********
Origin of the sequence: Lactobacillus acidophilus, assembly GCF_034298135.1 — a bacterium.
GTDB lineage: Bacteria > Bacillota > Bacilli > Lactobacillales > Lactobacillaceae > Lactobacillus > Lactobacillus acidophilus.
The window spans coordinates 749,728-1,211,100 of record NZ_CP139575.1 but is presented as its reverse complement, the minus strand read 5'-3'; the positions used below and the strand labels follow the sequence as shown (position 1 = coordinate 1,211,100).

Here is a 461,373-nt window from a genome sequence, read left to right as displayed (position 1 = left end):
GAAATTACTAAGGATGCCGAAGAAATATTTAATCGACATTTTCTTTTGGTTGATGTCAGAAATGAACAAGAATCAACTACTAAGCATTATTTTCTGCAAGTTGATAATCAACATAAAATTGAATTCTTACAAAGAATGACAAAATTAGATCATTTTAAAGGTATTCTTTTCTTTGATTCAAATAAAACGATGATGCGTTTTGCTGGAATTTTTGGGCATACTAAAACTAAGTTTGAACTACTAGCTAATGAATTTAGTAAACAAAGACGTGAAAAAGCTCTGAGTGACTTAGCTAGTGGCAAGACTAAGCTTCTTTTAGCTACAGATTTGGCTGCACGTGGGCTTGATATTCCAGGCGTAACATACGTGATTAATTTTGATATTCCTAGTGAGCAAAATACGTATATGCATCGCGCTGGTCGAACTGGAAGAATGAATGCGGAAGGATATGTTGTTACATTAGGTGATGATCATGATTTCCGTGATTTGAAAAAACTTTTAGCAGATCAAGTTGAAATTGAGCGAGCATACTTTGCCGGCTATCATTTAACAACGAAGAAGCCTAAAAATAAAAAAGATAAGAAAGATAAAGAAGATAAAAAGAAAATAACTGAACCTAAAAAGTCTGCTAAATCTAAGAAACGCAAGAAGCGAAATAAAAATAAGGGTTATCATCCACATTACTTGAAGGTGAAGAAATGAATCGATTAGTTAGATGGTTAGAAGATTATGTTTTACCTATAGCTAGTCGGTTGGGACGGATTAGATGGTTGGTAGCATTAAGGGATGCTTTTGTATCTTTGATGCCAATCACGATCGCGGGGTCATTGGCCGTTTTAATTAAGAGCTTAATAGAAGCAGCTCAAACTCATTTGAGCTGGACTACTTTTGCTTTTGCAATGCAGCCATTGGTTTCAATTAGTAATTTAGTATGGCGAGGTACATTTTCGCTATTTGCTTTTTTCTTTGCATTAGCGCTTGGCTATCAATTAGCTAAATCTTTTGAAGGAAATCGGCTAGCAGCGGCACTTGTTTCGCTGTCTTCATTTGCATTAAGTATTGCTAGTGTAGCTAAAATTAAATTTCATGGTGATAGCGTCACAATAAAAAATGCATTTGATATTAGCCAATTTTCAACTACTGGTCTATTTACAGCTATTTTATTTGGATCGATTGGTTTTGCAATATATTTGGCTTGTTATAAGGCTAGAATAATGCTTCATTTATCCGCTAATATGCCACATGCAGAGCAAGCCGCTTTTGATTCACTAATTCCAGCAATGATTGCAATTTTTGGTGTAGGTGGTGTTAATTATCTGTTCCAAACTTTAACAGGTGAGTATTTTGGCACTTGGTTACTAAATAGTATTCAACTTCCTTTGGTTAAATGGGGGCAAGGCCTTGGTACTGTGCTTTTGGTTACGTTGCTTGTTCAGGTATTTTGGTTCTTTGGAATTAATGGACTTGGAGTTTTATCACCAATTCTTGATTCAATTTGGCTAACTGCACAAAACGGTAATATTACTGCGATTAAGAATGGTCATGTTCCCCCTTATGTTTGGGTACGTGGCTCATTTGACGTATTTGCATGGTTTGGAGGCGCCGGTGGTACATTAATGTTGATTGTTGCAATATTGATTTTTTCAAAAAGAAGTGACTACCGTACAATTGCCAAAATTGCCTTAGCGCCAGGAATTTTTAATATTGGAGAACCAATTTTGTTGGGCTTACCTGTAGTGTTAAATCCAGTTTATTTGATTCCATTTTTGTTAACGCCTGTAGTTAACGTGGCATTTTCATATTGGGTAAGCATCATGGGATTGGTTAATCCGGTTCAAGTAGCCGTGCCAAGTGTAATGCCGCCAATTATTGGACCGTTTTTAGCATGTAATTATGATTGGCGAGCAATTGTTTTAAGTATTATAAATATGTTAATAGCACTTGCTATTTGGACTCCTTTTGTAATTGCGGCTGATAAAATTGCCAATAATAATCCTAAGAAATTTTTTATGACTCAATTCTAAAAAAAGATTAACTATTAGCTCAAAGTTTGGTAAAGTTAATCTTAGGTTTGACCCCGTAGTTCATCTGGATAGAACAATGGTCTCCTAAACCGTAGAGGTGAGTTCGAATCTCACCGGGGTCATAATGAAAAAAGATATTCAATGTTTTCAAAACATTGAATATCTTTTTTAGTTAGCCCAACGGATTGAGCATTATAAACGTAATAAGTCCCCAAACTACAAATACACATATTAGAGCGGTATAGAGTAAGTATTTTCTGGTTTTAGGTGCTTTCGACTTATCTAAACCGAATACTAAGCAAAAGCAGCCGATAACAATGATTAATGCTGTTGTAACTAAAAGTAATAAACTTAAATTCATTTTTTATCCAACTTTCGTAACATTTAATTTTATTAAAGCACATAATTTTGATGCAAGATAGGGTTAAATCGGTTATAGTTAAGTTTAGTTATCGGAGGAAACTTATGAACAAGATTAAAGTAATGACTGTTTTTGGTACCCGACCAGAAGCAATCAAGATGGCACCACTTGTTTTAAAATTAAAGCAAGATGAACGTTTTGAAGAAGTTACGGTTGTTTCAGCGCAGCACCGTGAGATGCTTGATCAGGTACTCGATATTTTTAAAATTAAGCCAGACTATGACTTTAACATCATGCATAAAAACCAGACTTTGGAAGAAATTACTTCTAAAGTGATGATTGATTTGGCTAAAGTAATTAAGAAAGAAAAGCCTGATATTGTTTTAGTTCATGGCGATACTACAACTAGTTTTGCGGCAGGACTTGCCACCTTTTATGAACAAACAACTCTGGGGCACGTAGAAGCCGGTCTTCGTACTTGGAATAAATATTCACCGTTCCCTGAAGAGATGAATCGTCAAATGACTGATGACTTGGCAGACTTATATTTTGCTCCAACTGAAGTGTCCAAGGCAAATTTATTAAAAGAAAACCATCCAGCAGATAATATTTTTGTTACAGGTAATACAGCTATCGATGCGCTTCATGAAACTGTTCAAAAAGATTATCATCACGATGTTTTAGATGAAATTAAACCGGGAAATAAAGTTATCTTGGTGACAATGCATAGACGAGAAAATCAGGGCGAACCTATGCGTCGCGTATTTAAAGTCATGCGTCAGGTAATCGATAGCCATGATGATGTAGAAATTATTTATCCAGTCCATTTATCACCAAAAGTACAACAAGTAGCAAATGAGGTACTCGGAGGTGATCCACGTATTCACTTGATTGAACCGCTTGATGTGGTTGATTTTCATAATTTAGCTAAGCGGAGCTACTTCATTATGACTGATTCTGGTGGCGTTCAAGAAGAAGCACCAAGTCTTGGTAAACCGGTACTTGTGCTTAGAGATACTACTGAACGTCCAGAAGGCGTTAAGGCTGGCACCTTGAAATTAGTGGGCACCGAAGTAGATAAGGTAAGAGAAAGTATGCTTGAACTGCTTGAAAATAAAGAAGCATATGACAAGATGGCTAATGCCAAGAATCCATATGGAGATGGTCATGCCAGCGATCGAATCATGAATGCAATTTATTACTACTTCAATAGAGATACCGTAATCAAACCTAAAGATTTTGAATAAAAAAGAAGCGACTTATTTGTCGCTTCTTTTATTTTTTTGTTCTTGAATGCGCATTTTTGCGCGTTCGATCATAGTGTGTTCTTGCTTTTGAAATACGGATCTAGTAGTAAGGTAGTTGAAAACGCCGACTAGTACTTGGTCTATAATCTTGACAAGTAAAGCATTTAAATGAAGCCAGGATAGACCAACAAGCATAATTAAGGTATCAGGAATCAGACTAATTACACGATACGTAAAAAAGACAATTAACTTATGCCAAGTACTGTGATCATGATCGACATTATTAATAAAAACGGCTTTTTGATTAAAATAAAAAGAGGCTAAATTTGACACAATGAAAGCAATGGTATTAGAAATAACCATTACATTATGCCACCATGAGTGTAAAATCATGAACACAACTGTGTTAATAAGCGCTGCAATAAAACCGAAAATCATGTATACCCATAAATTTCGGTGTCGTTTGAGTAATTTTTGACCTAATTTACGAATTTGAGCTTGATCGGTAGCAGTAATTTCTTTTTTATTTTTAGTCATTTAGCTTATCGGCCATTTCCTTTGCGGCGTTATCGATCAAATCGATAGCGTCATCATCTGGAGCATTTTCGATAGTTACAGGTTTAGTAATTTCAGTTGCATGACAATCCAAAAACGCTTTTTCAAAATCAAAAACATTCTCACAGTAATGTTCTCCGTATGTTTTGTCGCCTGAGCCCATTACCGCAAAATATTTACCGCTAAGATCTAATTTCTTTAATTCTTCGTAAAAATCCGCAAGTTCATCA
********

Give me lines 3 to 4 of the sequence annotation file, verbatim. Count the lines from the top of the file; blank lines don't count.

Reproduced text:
The window spans coordinates 749,728-1,211,100 of record NZ_CP139575.1 but is presented as its reverse complement, the minus strand read 5'-3'; the positions used below and the strand labels follow the sequence as shown (position 1 = coordinate 1,211,100).

Here is a 461,373-nt window from a genome sequence, read left to right as displayed (position 1 = left end):